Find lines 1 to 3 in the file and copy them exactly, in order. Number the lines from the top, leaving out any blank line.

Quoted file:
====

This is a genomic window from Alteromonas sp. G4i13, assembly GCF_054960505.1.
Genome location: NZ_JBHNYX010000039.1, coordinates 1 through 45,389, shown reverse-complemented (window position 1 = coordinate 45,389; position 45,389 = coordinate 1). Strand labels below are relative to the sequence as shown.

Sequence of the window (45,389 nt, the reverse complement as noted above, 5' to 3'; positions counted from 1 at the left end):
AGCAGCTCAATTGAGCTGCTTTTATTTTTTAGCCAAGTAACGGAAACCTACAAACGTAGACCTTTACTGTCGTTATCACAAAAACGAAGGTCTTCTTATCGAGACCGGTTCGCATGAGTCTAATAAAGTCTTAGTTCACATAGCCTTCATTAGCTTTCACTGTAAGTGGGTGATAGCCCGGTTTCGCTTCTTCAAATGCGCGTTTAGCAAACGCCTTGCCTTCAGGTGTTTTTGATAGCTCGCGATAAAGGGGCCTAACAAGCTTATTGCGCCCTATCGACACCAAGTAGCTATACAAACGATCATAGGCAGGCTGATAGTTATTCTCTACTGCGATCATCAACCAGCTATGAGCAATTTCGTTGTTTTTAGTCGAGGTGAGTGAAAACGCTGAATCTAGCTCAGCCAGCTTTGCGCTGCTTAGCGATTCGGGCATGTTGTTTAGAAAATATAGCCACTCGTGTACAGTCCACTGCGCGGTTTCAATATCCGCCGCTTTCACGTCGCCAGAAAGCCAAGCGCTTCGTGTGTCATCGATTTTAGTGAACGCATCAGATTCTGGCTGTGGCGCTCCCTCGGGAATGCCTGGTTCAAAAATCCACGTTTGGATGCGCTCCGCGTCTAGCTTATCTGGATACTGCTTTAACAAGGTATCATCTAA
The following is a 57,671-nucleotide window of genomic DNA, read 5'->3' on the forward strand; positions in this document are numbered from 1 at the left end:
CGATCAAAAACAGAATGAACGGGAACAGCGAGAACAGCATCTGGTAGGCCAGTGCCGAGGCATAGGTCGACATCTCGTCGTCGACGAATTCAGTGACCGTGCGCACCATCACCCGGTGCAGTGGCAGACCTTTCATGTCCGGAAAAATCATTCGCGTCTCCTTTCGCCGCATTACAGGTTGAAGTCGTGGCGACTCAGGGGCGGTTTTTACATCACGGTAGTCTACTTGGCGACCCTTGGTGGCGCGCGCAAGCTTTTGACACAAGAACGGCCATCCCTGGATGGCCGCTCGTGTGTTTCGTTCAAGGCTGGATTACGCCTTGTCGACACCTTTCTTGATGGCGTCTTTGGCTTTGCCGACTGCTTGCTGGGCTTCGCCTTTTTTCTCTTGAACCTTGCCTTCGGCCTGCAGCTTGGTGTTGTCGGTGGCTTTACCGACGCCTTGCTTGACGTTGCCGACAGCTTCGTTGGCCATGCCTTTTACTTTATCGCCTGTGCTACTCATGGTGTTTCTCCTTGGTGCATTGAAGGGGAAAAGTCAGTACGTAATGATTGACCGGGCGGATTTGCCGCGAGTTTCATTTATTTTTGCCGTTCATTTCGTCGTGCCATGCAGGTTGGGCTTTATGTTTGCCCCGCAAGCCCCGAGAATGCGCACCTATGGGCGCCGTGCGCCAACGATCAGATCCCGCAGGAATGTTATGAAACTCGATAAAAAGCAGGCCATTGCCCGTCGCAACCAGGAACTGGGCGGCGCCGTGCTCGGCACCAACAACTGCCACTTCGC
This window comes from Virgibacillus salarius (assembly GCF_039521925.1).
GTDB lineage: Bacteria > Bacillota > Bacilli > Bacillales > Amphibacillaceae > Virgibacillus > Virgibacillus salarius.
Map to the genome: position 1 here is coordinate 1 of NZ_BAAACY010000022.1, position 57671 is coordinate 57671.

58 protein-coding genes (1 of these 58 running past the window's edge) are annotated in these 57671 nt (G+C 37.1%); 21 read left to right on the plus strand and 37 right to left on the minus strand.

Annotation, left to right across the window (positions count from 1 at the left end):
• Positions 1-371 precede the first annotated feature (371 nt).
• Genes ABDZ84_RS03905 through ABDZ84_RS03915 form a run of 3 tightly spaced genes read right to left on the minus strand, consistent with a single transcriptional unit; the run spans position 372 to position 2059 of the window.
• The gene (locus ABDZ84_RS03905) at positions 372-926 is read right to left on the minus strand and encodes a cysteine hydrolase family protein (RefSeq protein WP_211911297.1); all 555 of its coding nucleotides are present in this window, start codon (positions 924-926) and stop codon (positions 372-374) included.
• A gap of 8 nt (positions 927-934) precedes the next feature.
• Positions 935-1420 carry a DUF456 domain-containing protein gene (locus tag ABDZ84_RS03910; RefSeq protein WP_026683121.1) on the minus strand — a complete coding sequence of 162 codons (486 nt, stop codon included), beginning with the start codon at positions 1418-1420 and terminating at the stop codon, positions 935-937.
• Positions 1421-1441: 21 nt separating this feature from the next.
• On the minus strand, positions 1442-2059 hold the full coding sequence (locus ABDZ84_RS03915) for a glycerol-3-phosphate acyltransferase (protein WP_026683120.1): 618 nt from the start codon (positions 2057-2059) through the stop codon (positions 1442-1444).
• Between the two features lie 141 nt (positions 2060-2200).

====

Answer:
This is a genomic window from Alteromonas sp. G4i13, assembly GCF_054960505.1.
Genome location: NZ_JBHNYX010000039.1, coordinates 1 through 45,389, shown reverse-complemented (window position 1 = coordinate 45,389; position 45,389 = coordinate 1). Strand labels below are relative to the sequence as shown.

Sequence of the window (45,389 nt, the reverse complement as noted above, 5' to 3'; positions counted from 1 at the left end):